KABUL — Taliban fighters penetrated the capital of Helmand province for the first time Monday, killing at least 14 people in a suicide bombing and related attacks.
It was their most successful assault to date on the strategic southern city and opium trade center that the insurgents have been trying to capture for months.
Government forces pushed them out after several hours, and officials declared the situation under control, but by then some panicked residents had fled the beleaguered city, and the psychological damage had been done.
The Taliban had not raised their flag over Lashkar Gah, but they had come awfully close.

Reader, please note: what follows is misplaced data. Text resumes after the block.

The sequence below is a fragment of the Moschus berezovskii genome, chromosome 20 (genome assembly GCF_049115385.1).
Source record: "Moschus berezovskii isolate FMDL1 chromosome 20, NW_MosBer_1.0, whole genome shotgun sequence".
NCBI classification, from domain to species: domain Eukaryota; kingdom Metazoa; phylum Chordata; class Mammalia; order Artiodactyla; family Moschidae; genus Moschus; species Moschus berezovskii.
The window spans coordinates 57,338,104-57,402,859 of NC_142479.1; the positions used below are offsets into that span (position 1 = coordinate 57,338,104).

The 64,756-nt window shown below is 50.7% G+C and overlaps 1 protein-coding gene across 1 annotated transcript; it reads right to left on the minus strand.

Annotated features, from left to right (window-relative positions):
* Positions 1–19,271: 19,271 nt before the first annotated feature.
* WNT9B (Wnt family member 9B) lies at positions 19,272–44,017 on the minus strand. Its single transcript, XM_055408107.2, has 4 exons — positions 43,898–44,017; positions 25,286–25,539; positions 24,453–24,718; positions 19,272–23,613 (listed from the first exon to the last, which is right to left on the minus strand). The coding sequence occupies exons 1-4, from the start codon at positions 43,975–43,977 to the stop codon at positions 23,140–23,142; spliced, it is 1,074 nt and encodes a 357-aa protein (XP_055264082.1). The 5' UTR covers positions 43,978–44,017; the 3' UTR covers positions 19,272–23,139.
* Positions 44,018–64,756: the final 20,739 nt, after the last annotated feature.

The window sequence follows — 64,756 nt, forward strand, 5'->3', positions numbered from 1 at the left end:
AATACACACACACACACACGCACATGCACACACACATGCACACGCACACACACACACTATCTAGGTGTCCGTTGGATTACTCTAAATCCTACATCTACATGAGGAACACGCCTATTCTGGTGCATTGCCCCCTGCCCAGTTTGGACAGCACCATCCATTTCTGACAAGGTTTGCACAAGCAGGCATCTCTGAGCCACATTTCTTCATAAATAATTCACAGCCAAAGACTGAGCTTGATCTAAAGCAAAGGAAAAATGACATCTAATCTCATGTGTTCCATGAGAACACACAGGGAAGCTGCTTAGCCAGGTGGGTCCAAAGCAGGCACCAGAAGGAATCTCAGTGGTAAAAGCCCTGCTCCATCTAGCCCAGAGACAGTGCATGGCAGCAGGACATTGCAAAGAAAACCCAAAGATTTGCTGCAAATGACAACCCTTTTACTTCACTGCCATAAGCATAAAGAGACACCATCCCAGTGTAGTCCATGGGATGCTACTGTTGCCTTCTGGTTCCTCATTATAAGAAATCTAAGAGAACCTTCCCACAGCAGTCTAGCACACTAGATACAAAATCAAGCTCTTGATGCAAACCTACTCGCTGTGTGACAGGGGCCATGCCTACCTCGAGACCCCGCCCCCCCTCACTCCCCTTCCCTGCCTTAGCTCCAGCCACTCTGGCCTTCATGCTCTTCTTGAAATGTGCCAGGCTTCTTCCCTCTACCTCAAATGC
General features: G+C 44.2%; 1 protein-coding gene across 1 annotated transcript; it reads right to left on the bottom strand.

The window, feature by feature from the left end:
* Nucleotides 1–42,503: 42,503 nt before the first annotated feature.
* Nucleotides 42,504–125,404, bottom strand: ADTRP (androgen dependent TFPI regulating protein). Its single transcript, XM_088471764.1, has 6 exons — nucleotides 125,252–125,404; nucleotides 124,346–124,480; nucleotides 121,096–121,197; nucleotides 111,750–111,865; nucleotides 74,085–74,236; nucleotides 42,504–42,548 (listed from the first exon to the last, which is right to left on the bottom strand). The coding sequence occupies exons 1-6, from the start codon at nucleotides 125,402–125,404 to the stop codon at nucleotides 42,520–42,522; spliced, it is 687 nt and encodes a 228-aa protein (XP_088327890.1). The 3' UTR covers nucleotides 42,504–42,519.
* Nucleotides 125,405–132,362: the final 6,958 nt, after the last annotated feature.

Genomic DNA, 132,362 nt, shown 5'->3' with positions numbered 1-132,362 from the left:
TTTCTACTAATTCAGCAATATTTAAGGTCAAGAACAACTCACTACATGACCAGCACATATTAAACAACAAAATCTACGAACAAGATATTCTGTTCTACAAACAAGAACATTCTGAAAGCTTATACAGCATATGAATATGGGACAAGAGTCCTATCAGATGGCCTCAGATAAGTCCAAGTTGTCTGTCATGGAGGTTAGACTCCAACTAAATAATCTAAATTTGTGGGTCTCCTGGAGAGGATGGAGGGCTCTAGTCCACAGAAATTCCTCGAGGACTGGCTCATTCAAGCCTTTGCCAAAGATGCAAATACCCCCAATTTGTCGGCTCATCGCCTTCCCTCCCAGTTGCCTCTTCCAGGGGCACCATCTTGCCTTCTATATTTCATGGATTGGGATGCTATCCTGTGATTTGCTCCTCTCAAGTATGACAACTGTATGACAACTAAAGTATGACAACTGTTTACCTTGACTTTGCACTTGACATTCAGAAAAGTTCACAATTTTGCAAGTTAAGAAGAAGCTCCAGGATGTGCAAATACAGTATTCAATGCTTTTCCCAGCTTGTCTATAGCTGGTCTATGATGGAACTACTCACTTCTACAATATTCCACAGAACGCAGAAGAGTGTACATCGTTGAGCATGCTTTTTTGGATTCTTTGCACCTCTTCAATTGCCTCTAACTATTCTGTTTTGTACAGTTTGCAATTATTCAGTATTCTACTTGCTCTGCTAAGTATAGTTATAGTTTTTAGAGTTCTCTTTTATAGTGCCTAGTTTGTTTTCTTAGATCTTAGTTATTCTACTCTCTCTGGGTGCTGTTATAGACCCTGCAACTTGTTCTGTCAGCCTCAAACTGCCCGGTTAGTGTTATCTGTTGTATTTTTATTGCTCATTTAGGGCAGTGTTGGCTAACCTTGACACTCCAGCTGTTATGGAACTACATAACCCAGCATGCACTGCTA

Monday’s ground assault and bombing came two days after General John Nicholson, the top US and NATO military commander in Afghanistan, flew from Kabul to Lashkar Gah and promised worried local leaders that international forces would do everything possible to make sure the city does not collapse.
‘‘We are with you and we will stay with you,’’ Nicholson told the group gathered inside a police compound, adding that Western nations had recently pledged new military and economic support to Afghanistan ‘‘because we believe in you.’’ Even if the Taliban keep trying to attack, he vowed, ‘‘Lashkar Gah will not fall.’’
To the elders who gathered anxiously Saturday, Monday’s attack came as no surprise.
The Taliban already controlled three-quarters of the province, and since mid-September they had launched a new offensive, harrying the edges of the capital while overrunning several district centers and attacking security checkposts.